Steve Bradbury has published poems, translations, and essays on poetry and translation in numerous print and online journals. His most recent volume of poetry in translation is Feelings Above Sea Level: Prose Poems from the Chinese of Shang Qin (Zephyr Press, 2006). He is Associate Professor of English at National Central University in Taiwan.
Chang Fen-Ling received her B.A. in English from National Taiwan Normal University. She is a literary critic and award-winning translator who often collaborates with her husband, the poet Chen Li.
Chen Li has published seven books of poetry. He is also a prolific prose writer and translator. In collaboration with his wife, Chang Fen-ling, he has translated into Chinese the work of a large number of Latin American, East European, and English poets, including Neruda, Paz, Szymborska and Heaney. He has presented his work at the Rotterdam Poetry International Festival and the Salon du Livre in Paris. His poems have been translated into English, French, Dutch, Japanese and other languages.
Hsia Yü is the author of four volumes of poetry, most recently Salsa (1999). She studied film and drama at the National Taiwan Academy of the Arts. She spent many years in France, but now lives in Taipei, where she co-edits Poetry Now and makes her living as a translator and lyricist. Translations of forty of her poems can be found in Steve Bradbury's Fusion Kitsch: Poems from the Chinese of Hsia Yü (Zephyr Press, 2001).
Amang Hung, born in Hualien, Taiwan, lives in Taipei. on/off is a collection of her poems written between 1995 to 2002, which was published in 2003. Her poetry has appeared in The Epoch Poetry, Taiwan Poetry Quarterly, Li Poetry Magazine, Chien Kun Poetry Quarterly, Chung-Wai Literary Monthly, On Time Poetry, and other small press publications.
Hung Hung is the pen name of Yen Hung-ya. Born in 1964, he is a graduate of the National Institute of Arts, Theatre Department, and has, at one time or another, been an award-winning poet and author of poetry, short fiction, intimate essays and theatre criticism, chief editor of Performing Arts Review and The Modernist Poetry (the leading publications in their respective fields in Taiwan), artistic and stage director of Stalker Theatre Group, which he founded in 1994, co-author of the Edward Yang's films, A Brighter Summer Day (1991), and director of more than twenty plays, four operas, and three films: The Love of Three Oranges, The Human Comedy, and A Garden in the Sky. He has served as curator of the Taipei Poetry Festival since 2004. He maintains a blog at http://blog.yam.com/hhung.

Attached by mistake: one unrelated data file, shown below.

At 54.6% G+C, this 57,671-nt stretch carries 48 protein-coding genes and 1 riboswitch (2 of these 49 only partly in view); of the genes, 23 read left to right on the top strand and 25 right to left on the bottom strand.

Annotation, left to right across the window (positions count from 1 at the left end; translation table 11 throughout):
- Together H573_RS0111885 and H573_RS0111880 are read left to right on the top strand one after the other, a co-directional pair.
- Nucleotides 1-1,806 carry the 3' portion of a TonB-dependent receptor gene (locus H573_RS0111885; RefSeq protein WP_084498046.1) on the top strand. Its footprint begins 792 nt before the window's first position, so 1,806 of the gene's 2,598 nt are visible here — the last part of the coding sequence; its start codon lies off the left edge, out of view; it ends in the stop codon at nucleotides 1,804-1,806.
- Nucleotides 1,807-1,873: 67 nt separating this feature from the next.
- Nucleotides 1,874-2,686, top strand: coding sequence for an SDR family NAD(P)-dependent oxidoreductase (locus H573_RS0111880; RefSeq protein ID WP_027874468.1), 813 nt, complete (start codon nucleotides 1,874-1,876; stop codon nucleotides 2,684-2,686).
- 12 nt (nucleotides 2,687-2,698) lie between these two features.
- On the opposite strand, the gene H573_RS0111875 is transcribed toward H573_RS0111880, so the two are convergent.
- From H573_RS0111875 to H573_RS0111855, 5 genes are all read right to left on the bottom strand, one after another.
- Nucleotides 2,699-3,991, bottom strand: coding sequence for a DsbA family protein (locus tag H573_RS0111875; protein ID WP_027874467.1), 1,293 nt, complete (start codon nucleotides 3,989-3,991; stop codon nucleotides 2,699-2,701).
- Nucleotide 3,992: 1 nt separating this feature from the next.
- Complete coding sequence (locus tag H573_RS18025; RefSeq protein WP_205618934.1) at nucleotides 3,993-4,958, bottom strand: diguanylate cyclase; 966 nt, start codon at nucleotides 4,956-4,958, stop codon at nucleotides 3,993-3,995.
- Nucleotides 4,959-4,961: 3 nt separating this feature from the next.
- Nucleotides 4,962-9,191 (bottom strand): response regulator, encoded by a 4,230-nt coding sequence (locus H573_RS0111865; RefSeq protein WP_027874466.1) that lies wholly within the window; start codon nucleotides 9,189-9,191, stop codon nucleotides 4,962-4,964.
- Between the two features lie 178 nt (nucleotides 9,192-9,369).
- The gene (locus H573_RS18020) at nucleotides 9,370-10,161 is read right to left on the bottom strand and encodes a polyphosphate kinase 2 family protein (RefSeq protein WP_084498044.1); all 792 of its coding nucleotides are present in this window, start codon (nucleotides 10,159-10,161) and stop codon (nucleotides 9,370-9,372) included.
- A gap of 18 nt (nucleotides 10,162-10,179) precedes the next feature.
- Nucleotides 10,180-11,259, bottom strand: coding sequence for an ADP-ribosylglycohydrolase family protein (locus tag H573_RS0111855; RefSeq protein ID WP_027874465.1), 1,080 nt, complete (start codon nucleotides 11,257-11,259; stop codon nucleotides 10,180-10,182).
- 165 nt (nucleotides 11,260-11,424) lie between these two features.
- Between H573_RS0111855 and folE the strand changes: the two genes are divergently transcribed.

Melusine Lin received her Ph.D. in Comparative Literature from the University of Wisconsin-Madison. She is Assistant Professor at the Graduate Institute of Creative Writing and English at National Dong Hwa University in Taiwan. She was one of the founding editors of the Chinese poetry journal On Time Poetry. She has presented her poetry and music at The Taipei Poetry Festival and The International Chinese Poetry Conference at Simmons College. She has published her poems in literary magazines in Taiwan and in Mainland China.
Andrea Lingenfelter received her Ph.D. in East Asian Languages and Literature from the University of Washington. Her translations have appeared in Poetry International Festival (Rotterdam, 2004), Manoa: Mercury Rising: Contemporary Poetry From Taiwan (2003), Frontier Taiwan: Modern Chinese Literature from Taiwan (Columbia University Press, 2001), The Poem and the World (Seattle, 1994) and Time Asia, (October 23, 2000). She is also the translator of the novels, Candy (Little, Brown, 2003), Farewell to My Concubine (1993), and The Last Princess of Manchuria (1992).
Shiah Shiah is the publisher and maker of Poetry-in-an-Egg. Her stamp carvings and poetry creations include works by contemporary and ancient poets. Her projects can be found around Taipei.
Zona Yi-Ping Tsou graduated from the department of National Taiwan University Foreign Languages and Literatures, and now is a student in the Graduate Program in English at National Central University. Her translations can be seen in the 2005 Taipei Poetry Festival anthology, Full Tilt, and Chinese Pen.
Ye Mimi was born in central Taiwan in 1980. She has recently graduated from the National Dong Hwa University Graduate Institute of Creative Writing and English Literature. Her first volume of poetry, Pitch Dark, was published in 2004. She currently lives in Taipei.